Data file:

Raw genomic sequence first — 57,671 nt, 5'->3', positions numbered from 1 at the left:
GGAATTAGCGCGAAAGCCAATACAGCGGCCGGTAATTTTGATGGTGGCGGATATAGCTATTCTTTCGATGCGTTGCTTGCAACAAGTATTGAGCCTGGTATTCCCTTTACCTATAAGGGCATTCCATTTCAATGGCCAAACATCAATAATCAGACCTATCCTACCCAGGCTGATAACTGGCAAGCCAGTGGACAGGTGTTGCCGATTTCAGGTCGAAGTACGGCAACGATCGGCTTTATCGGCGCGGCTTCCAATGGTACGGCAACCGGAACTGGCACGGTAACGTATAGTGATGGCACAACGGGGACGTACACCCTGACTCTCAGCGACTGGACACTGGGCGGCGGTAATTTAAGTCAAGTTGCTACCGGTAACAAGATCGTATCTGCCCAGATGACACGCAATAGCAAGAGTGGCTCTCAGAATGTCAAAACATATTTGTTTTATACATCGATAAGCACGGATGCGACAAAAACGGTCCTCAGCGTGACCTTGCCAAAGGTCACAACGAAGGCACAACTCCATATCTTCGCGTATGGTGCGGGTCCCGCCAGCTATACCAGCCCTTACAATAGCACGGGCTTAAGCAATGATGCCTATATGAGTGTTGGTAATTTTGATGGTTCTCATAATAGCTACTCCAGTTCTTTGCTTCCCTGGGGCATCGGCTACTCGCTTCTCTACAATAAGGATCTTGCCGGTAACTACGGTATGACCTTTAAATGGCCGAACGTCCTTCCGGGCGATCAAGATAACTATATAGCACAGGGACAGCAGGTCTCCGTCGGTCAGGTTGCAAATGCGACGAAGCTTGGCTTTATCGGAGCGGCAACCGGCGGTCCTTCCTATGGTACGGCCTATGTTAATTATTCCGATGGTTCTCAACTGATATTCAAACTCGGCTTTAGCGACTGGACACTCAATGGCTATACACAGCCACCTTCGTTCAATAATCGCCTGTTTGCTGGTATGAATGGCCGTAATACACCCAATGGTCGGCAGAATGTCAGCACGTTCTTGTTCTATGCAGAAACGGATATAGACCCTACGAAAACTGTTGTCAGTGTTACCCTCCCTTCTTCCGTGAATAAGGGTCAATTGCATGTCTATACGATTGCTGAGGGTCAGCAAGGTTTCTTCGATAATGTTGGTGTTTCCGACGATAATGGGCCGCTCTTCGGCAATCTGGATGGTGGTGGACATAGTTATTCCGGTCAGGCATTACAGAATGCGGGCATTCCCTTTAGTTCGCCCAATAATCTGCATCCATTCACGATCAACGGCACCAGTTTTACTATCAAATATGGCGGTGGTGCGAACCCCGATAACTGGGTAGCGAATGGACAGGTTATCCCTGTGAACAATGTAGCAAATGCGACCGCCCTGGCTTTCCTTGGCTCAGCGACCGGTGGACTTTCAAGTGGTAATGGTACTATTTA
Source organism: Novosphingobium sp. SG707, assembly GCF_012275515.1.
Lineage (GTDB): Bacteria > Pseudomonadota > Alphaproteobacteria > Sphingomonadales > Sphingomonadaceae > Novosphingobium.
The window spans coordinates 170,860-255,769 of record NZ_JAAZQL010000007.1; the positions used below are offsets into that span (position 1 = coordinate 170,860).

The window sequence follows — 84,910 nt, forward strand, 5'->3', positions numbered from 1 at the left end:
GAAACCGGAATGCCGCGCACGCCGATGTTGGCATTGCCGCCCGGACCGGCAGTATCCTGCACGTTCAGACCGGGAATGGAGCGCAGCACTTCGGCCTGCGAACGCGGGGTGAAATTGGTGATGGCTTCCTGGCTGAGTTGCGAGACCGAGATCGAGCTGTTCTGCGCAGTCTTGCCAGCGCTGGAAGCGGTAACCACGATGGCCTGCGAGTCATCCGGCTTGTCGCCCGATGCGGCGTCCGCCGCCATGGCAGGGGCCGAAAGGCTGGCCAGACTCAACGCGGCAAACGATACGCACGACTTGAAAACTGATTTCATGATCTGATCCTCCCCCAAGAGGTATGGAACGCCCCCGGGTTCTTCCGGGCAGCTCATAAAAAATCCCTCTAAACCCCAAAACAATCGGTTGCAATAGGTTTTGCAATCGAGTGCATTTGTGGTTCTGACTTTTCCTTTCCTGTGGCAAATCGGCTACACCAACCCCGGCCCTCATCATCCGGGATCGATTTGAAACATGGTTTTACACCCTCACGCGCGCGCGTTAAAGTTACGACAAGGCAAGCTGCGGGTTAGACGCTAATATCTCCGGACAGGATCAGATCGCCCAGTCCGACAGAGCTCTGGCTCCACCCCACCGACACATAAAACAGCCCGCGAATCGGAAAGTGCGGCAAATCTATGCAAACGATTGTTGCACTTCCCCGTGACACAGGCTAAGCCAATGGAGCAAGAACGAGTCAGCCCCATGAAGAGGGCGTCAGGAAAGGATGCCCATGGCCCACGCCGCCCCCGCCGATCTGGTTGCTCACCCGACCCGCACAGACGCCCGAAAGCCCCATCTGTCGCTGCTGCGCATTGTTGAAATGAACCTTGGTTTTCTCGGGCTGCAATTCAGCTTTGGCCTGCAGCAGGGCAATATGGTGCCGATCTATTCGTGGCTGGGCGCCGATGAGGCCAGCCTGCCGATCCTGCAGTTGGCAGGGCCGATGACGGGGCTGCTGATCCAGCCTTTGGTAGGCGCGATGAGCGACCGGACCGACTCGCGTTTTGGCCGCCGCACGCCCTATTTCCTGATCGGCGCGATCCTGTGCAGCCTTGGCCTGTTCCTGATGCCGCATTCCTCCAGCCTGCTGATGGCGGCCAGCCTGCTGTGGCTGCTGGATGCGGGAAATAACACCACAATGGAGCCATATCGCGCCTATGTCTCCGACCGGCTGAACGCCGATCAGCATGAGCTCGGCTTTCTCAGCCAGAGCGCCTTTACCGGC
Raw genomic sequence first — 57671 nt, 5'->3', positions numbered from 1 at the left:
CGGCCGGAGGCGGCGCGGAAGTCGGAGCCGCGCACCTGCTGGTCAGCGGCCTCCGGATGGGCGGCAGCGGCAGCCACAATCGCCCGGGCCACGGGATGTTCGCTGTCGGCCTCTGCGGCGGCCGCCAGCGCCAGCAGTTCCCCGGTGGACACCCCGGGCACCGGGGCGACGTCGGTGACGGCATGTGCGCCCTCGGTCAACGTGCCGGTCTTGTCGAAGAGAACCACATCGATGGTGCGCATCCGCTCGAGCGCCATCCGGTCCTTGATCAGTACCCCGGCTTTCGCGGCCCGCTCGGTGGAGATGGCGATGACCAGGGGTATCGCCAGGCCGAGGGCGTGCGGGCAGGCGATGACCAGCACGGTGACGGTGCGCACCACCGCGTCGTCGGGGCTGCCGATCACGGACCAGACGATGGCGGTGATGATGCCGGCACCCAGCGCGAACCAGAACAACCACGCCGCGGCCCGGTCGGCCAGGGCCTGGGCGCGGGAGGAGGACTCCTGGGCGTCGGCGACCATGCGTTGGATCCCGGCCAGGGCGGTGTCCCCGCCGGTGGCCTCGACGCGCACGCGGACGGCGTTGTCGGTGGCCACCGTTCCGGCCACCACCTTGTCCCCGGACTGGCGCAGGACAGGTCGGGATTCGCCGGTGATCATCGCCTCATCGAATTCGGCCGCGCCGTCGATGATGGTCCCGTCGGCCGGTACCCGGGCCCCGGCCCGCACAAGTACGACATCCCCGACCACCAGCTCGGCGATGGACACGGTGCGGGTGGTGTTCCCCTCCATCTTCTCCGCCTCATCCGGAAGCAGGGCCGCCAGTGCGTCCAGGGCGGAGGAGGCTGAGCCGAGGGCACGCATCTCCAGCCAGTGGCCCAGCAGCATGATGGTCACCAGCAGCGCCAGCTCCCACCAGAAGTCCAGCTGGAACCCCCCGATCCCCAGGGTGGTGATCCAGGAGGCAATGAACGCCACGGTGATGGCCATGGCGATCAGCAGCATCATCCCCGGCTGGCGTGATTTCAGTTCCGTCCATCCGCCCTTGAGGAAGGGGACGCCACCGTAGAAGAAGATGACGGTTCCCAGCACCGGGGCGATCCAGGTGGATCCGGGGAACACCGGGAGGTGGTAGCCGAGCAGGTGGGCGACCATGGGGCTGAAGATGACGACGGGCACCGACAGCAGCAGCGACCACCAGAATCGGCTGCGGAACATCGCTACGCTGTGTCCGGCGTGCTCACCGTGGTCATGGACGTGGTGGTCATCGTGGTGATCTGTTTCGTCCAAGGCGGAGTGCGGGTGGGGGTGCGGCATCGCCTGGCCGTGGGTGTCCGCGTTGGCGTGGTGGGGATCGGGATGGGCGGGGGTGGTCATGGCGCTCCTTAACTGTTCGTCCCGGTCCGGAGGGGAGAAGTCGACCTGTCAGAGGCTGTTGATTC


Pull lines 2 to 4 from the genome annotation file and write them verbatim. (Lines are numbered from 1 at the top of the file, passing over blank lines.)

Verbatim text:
GGAATTAGCGCGAAAGCCAATACAGCGGCCGGTAATTTTGATGGTGGCGGATATAGCTATTCTTTCGATGCGTTGCTTGCAACAAGTATTGAGCCTGGTATTCCCTTTACCTATAAGGGCATTCCATTTCAATGGCCAAACATCAATAATCAGACCTATCCTACCCAGGCTGATAACTGGCAAGCCAGTGGACAGGTGTTGCCGATTTCAGGTCGAAGTACGGCAACGATCGGCTTTATCGGCGCGGCTTCCAATGGTACGGCAACCGGAACTGGCACGGTAACGTATAGTGATGGCACAACGGGGACGTACACCCTGACTCTCAGCGACTGGACACTGGGCGGCGGTAATTTAAGTCAAGTTGCTACCGGTAACAAGATCGTATCTGCCCAGATGACACGCAATAGCAAGAGTGGCTCTCAGAATGTCAAAACATATTTGTTTTATACATCGATAAGCACGGATGCGACAAAAACGGTCCTCAGCGTGACCTTGCCAAAGGTCACAACGAAGGCACAACTCCATATCTTCGCGTATGGTGCGGGTCCCGCCAGCTATACCAGCCCTTACAATAGCACGGGCTTAAGCAATGATGCCTATATGAGTGTTGGTAATTTTGATGGTTCTCATAATAGCTACTCCAGTTCTTTGCTTCCCTGGGGCATCGGCTACTCGCTTCTCTACAATAAGGATCTTGCCGGTAACTACGGTATGACCTTTAAATGGCCGAACGTCCTTCCGGGCGATCAAGATAACTATATAGCACAGGGACAGCAGGTCTCCGTCGGTCAGGTTGCAAATGCGACGAAGCTTGGCTTTATCGGAGCGGCAACCGGCGGTCCTTCCTATGGTACGGCCTATGTTAATTATTCCGATGGTTCTCAACTGATATTCAAACTCGGCTTTAGCGACTGGACACTCAATGGCTATACACAGCCACCTTCGTTCAATAATCGCCTGTTTGCTGGTATGAATGGCCGTAATACACCCAATGGTCGGCAGAATGTCAGCACGTTCTTGTTCTATGCAGAAACGGATATAGACCCTACGAAAACTGTTGTCAGTGTTACCCTCCCTTCTTCCGTGAATAAGGGTCAATTGCATGTCTATACGATTGCTGAGGGTCAGCAAGGTTTCTTCGATAATGTTGGTGTTTCCGACGATAATGGGCCGCTCTTCGGCAATCTGGATGGTGGTGGACATAGTTATTCCGGTCAGGCATTACAGAATGCGGGCATTCCCTTTAGTTCGCCCAATAATCTGCATCCATTCACGATCAACGGCACCAGTTTTACTATCAAATATGGCGGTGGTGCGAACCCCGATAACTGGGTAGCGAATGGACAGGTTATCCCTGTGAACAATGTAGCAAATGCGACCGCCCTGGCTTTCCTTGGCTCAGCGACCGGTGGACTTTCAAGTGGTAATGGTACTATTTA
Source organism: Novosphingobium sp. SG707, assembly GCF_012275515.1.
Lineage (GTDB): Bacteria > Pseudomonadota > Alphaproteobacteria > Sphingomonadales > Sphingomonadaceae > Novosphingobium.